Police protest over planned merger of authorities

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Indy Politics

Tony Blair has signalled a retreat over contentious plans to cut the number of police forces in England and Wales from 43 to as few as 12 next year.

The hint of compromise came as the Government prepares for anger today over new figures showing a sharp rise in street crime. It admitted yesterday that detectives were currently only able to target fewer than 100 of the estimated 1,600 major crime gangs in the country.

As the Home Office published new plans to drive up performance standards, police authority leaders lobbied Westminster to protest against the planned mergers.

Charles Clarke, the Home Secretary, last year set out proposals for England and Wales to be covered by between 12 and 23 "strategic" police forces. The four Welsh forces would be merged and several English regions could be served by a single force.

The plans have prompted opposition campaigns across the country, with police authorities refusing to co-operate.

The Prime Minister struck an emollient note yesterday, telling MPs that the plans were not set in stone. He said that existing forces could have a "strategic coming together on certain issues rather than mergers".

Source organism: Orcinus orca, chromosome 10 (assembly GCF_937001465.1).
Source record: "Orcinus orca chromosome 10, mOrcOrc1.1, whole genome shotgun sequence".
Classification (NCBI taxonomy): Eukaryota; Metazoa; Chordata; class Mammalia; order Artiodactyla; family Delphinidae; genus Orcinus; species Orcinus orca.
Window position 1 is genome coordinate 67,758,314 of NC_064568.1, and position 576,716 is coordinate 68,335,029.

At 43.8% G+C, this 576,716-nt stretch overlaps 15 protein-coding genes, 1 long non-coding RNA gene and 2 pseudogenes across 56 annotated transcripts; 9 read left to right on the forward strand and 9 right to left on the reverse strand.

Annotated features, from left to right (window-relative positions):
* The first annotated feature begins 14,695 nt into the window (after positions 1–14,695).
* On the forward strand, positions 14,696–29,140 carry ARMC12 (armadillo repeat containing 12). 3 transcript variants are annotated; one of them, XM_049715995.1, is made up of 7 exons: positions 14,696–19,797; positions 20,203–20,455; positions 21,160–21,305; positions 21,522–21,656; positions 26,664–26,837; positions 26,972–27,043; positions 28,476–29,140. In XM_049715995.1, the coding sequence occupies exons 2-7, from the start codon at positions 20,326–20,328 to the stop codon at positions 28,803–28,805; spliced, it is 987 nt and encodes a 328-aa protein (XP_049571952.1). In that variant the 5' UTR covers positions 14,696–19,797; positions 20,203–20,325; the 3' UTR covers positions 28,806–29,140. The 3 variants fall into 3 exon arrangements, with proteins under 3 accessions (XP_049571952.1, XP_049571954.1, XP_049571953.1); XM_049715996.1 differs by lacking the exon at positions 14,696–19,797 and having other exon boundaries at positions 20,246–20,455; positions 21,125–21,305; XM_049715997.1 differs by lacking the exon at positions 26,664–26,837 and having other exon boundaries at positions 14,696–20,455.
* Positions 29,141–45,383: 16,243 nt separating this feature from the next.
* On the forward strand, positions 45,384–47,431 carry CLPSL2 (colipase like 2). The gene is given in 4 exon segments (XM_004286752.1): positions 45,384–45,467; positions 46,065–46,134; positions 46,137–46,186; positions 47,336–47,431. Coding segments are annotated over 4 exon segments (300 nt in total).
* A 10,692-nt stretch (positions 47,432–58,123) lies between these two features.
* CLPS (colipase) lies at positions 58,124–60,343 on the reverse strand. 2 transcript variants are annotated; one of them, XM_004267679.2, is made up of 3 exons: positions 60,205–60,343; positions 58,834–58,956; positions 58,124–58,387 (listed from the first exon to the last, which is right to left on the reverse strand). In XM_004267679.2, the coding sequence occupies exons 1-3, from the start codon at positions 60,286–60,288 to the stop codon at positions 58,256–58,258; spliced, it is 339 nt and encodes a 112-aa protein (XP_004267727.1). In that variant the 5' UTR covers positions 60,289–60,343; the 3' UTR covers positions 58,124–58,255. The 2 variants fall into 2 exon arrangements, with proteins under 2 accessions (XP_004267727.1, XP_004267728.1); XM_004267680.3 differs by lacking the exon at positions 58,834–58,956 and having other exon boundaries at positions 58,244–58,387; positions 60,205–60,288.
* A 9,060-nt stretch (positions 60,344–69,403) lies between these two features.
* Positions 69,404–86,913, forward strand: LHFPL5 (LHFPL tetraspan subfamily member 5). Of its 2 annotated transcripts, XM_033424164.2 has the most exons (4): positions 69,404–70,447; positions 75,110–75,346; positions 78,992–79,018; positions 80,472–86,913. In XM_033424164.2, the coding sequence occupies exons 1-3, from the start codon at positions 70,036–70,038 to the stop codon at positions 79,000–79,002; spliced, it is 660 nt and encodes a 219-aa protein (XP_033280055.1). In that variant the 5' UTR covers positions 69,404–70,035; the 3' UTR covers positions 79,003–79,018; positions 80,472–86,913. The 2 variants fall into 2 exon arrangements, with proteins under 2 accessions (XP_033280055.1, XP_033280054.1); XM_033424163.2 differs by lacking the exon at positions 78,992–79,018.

The Home Office announced that the amalgamations, all originally intended to take place in 2007, would be phased in over a longer period. Hazel Blears, the Home Office minister, said: "It may well be that we go in different phases in different places. There is no reason why we would have to do everything right across the country all at the same time."

However, she reminded forces resisting change that ministers had the power to impose mergers once a four-month consultation period had been completed.

The Association of Police Authorities (APA)denounced the planned changes as rushed, inflexible, costly and potentially damaging to local policing.

The APA has accused Mr Clarke of trying to "divide and rule" and of "bribing" individual forces to agree to the plans.

Under the Police and Justice Bill published yesterday, the Government will get sweeping new powers to order chief constables how to run their forces. The Home Secretary will be able to instruct a chief constable or police authority to take "specified measures". The Bill also requires airline companies operating internal flights in the UK to hand over passenger lists if police believe major criminals are on board. The power currently exists only if terrorists are thought to be on board the aircraft.

Crime figures today are expected to show the biggest rise in muggings for three years, with an annual increase of up to 40 per cent in some areas.

Mr Clarke is expected to announce a review of crime statistics by appointing an independent group of experts to investigate how they are collated.

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